Lab Test

Chromium Level, Serum

Test Codes

Mayo: CRS, EPIC: LAB5976, Beaker: XCRO

Department

Send Outs

Instructions

High concentrations of gadolinium and iodine are known to interfere with most metal tests. If either gadolinium- or iodine-containing contrast media has been administered, a specimen should not be collected for 96 hours.

Specimen Collection Criteria

Collect: One Royal Blue-top tube with no additive.

Physician Office/Draw Specimen Preparation

Let specimen clot 30-60 minutes then centrifuge to separate serum from cells. Transfer serum to a metal free transport tube within six hours of collection. Do not allow serum to remain on cells.

Preparation for Courier Transport

Transport: 2.0 mL serum, at room temperature (20-26°C or 68-78.8°F). (Minimum: 0.4 mL)

Rejection Criteria

Tubes that are not metal-free

Specimens not collected and processed as indicated.

In-Lab Processing

Let specimen clot 30-60 minutes then centrifuge to separate serum from cells. Transfer serum to a metal free transport tube within six hours of collection. Do not allow serum to remain on cells.

Transport: 2.0 mL serum, at room temperature (20-26°C or 68-78.8°F). (Minimum: 0.4 mL) 

Storage

Specimen Stability for Testing:

Room Temperature (20-26°C or 68-78.8°F): 28 days
Refrigerated (2-8°C or 36-46°F): 28 days
Frozen (-20°C/-4°F or below): 28 days

Specimen Storage in Department Prior to Disposal:

Specimen retention time is determined by the policy of the reference laboratory. Contact the Send Outs Laboratory with any questions.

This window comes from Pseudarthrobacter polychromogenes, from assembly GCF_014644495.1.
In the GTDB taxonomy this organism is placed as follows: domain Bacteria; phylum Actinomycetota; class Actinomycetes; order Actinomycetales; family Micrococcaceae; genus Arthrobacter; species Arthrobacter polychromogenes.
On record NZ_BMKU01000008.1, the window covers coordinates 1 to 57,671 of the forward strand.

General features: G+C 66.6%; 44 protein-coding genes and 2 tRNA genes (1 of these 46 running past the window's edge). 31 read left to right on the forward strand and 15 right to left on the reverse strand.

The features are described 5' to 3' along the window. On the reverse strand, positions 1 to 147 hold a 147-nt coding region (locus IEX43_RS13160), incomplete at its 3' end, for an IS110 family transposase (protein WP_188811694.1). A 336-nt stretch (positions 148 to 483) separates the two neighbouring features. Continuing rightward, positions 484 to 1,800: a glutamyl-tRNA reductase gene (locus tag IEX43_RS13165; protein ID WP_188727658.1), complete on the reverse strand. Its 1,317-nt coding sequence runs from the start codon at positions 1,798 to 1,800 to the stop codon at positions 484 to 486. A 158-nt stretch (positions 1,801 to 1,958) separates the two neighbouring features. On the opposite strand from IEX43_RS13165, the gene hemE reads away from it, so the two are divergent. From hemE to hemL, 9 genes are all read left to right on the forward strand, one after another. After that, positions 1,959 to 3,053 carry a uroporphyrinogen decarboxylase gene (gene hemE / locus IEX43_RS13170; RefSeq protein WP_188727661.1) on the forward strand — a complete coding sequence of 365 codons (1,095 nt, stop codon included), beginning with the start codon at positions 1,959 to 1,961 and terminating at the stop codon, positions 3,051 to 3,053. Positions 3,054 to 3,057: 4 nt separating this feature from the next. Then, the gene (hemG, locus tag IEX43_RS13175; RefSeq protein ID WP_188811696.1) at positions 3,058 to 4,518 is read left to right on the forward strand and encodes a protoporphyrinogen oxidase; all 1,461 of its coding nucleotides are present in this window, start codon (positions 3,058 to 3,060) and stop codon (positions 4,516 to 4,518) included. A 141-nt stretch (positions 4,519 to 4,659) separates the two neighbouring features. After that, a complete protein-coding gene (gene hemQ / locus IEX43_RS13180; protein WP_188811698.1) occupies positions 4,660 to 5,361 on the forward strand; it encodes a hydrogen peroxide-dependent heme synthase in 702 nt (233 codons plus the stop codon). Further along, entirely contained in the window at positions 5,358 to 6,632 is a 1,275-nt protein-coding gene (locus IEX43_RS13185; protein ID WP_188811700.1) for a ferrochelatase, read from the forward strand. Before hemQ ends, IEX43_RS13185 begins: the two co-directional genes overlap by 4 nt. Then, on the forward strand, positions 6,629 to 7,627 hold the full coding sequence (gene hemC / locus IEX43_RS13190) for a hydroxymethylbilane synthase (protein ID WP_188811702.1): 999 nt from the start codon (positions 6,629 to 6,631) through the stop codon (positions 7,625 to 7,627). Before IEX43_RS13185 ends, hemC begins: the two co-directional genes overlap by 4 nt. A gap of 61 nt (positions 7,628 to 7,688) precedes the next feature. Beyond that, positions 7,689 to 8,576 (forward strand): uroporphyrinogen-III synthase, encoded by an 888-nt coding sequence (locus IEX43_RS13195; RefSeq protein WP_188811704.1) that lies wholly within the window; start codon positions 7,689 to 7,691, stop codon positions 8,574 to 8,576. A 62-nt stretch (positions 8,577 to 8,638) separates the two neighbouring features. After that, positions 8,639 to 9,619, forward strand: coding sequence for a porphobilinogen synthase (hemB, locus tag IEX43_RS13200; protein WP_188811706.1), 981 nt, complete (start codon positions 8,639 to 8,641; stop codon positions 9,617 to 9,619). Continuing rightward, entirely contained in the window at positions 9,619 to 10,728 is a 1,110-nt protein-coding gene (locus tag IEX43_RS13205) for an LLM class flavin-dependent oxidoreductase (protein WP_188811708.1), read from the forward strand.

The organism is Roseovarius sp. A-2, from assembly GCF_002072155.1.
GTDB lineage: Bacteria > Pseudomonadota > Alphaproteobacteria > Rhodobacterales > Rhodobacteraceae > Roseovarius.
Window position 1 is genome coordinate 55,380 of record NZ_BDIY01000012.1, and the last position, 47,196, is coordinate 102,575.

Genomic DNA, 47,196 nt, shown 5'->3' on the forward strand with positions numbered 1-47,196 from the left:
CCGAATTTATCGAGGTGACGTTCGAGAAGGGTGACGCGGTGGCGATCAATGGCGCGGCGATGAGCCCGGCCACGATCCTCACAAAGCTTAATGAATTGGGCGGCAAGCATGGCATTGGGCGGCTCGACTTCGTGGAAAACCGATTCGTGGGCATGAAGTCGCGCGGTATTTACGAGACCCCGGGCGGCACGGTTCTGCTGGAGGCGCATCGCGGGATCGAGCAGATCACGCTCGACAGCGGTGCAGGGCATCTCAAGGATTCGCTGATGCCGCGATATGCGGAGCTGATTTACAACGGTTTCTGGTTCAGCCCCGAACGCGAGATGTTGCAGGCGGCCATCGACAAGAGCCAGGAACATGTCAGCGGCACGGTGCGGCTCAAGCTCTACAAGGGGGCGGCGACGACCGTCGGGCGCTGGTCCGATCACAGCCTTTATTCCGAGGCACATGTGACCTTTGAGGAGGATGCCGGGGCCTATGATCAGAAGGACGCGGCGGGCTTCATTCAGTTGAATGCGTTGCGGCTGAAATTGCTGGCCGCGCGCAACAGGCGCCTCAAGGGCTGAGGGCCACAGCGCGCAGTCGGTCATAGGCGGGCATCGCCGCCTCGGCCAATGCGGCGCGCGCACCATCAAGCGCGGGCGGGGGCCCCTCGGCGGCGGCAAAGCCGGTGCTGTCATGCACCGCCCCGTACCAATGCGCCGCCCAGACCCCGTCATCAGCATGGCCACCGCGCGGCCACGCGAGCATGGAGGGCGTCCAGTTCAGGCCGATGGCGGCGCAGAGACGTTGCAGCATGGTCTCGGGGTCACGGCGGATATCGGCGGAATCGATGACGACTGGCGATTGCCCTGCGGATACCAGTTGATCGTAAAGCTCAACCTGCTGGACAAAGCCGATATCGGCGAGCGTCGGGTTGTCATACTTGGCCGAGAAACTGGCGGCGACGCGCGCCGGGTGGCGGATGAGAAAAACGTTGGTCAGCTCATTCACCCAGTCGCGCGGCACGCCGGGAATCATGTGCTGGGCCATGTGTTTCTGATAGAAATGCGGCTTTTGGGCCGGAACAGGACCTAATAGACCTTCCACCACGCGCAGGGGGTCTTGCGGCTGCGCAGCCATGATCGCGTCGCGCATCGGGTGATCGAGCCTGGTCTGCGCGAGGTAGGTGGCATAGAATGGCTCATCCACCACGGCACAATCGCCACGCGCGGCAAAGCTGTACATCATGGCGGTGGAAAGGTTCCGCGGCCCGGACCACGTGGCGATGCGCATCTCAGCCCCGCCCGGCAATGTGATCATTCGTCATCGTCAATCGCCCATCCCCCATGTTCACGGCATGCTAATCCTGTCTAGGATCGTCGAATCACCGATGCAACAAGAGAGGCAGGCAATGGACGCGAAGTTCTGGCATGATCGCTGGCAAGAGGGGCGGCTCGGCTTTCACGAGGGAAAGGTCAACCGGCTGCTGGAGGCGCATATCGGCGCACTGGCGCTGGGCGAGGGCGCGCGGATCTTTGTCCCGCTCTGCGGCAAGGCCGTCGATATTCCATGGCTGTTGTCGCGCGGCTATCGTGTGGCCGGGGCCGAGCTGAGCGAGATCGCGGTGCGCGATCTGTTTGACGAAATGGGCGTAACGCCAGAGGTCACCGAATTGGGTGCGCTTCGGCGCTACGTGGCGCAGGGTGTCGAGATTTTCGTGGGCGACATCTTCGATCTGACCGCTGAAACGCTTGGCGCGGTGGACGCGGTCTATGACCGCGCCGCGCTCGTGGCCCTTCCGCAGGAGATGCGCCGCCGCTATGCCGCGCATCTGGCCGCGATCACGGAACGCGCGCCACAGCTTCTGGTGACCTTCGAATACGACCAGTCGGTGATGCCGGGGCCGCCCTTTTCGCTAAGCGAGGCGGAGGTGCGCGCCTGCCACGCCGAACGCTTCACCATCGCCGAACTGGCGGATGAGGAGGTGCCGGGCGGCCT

Laboratory

Sent to Mayo Clinic Laboratories in Rochester, MN.

Performed

Tuesday, Friday.
Results are available in 2-5 days.

Reference Range

By report.

Test Methodology

Quantitative Inductively Coupled Plasma/Mass Spectrometry.

Interpretation

By report.

Clinical Utility

This assay is used to evaluate industrial exposure and toxicity.

A variety of industrial processes use chromium, contributing to environmental contamination. Occupational exposure to chromium occurs in the manufacturing of stainless steel, explosives, chrome plating, tanned leather, textile dyes, cleaning and photographic solutions, and some ceramics, as an anticorrosive in some coolants. Workers at risk should be monitored. The most toxic form of chromium is Cr(VI), which is reduced intracellularly to nontoxic Cr(III). Claims that chromium has a protective role in preventing impaired glucose tolerance and lipid abnormalities may lead to potentially dangerous self-supplementation. The benefits of supplementation have not been adequately proven. Chromium has been reported to be an essential element.

Monitoring biological samples for chromium (VI) is not practical and is not clinically useful. Air monitoring of the manufacturing site for Cr(VI) is the recommended method for detecting Cr(VI) exposure.

CPT Codes

82495
LOINC:  5622-6

Contacts

Last Updated

7/6/2021

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